Lesser Depression Essay

Submitted By vmalfitano
Words: 1537
Pages: 7

Vanessa Malfitano
May 5th 2013
Managerial Economics

Economic Brief: The Lesser Depression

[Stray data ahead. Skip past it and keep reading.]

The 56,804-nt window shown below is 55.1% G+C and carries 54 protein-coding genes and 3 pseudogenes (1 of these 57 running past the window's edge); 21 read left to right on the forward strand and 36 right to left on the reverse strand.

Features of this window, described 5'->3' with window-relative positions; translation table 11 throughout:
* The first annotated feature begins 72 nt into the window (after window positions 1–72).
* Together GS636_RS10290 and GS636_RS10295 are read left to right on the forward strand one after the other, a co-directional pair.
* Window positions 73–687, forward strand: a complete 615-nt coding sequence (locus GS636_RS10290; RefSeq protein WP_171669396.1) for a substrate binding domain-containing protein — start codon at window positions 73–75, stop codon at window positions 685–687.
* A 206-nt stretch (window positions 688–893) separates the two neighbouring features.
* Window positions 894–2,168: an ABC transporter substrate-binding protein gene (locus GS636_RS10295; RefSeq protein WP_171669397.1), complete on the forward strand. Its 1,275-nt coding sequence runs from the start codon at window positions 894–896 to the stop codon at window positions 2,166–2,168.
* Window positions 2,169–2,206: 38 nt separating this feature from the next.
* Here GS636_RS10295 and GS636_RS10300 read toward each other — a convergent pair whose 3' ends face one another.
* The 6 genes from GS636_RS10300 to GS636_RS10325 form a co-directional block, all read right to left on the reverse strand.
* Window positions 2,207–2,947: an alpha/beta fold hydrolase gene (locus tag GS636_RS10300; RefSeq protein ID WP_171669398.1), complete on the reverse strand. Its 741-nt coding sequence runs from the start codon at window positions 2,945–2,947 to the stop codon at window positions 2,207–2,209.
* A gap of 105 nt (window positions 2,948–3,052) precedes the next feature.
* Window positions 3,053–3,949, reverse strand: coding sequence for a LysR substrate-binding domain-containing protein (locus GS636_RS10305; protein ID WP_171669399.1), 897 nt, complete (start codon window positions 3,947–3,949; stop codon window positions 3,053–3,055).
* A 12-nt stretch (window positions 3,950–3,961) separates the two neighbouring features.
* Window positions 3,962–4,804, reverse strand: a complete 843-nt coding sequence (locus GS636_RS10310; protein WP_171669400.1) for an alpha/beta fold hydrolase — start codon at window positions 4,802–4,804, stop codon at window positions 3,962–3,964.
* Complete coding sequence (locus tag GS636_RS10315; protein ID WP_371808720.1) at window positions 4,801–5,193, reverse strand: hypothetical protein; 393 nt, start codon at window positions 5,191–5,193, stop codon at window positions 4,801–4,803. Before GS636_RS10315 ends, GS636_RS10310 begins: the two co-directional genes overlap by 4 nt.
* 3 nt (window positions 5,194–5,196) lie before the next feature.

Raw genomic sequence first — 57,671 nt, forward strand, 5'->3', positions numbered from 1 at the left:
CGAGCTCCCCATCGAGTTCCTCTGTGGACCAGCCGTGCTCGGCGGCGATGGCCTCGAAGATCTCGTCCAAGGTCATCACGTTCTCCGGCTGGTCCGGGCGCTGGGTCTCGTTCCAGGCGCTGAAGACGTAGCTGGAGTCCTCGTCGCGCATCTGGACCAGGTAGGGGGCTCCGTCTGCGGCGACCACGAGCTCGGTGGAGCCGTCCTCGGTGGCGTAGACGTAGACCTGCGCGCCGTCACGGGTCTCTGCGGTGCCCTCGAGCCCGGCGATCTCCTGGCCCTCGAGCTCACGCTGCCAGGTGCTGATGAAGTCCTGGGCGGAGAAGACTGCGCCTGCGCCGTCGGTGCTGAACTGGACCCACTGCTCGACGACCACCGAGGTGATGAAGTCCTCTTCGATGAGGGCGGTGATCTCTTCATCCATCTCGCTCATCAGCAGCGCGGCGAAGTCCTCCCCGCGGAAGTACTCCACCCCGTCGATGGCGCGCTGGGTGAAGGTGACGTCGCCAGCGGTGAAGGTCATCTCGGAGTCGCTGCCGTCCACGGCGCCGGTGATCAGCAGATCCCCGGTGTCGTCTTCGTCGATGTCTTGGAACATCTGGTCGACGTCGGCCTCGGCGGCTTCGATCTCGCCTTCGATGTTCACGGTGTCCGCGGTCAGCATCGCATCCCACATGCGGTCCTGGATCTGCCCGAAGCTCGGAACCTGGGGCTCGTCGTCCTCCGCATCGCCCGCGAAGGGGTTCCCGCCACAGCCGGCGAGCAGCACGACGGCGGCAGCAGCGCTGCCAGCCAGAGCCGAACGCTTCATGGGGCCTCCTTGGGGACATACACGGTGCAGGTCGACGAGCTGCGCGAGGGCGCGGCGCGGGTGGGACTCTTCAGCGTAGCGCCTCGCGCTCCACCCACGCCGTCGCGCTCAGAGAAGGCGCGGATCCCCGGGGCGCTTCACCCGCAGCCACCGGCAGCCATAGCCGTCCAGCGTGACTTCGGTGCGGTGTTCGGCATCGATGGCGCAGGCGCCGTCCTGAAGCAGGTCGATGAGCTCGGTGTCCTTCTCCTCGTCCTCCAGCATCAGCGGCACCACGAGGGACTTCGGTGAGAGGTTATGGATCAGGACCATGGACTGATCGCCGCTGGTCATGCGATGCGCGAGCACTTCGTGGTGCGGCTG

The global economy will grow just 2.4% this year. The growth percentage encompasses estimates from all countries including Asia, China and the faster-growing developing capitalist economies, according to the latest World Bank Report (Source). This is about the same amount of growth achieved in 2012 and unfortunately, the bank only predicts that the growth percentage in 2014 will reach 3.3%. The big question is has the economy overcome the recession or is it truly in the early stages of recovery, which has been labeled the post-recession years. The Great Recession is defined as a span of two and a half years of severe financial hardship beginning in December 2007 and ending June of 2009. This caused an economic crisis that is still felt by many professionals today. As of December 2012, the fifth year anniversary since the recession began; the unemployment rate is more than three percentage points above the annual rate in early 2007 at 7.8 percent, right before the Great Recession hit. Furthermore, for being in the post-recession years, statistics show that as of December 2012, 9.1 million jobs still need to be created to restore prerecession labor market health in the United States. Analyzing the facts and breaking down the numbers does not show promising data that the United States is a thriving country on the upswing to a prosperous economy. The root of the United States’ current economic hardships is an ongoing and scarcely improving shortfall in collective demand relative to the supply of productive resources. Indeed, this shortfall is why Paul Krugman has labeled the present situation the “Lesser Depression” (Krugman 2011). The disappointing performance of the global economy over the past two-and-a-half years is no puzzle that needs explanation. After five years since the beginning of the Great Recession, the workforce is nowhere near a full recovery. The recession inflicted enormous, long-lasting economic damage, particularly on the labor market and on the living standards of families earning a low to middle class income. The root of the damage is a shortfall in households’ and businesses’ lack of demand for goods and services. It is predicted that in late 2013 federal fiscal policy will likely make no progress in shrinking the output gap (Source). The good news is fixing the global economy is a problem that can be solved with an effective strategy. Conventional monetary policy has been exhausted, and neither unconventional monetary policy nor other channels of currency depreciation seem capable of cushioning fiscal drags, let alone spurring faster growth rates than those experienced since mid-2009. Closing the output gap entirely through expansionary fiscal policy would likely require roughly $650 billion of deficit-financed fiscal stimulus in 2013, as well as substantial stimulus in 2014 and 2015 to avoid recurring “fiscal cliffs” in those years. All in all, we estimate policymakers truly committed to a full and durable recovery would need to target roughly $1.5 trillion to $2.2 trillion in additional fiscal support over the next three years. The top policy priority must be ensuring a rapid return to full employment. It is time to stop taking for granted the automatic return to full employment presumed by the policymaking elite, and instead use proven policy levers to force its return. Currently, purchasing pornography from a store or soliciting prostitution is enforced with a slap on the wrist. Adding violent online pornography to the list to monitor will be even more challenging for law enforcement in Iceland, whose manpower is already stretched very thin. In addition, violent online sex material can be defined in a number of ways. In order to avoid false arrests, based on personal opinions of the police, a clear definition of illicit sex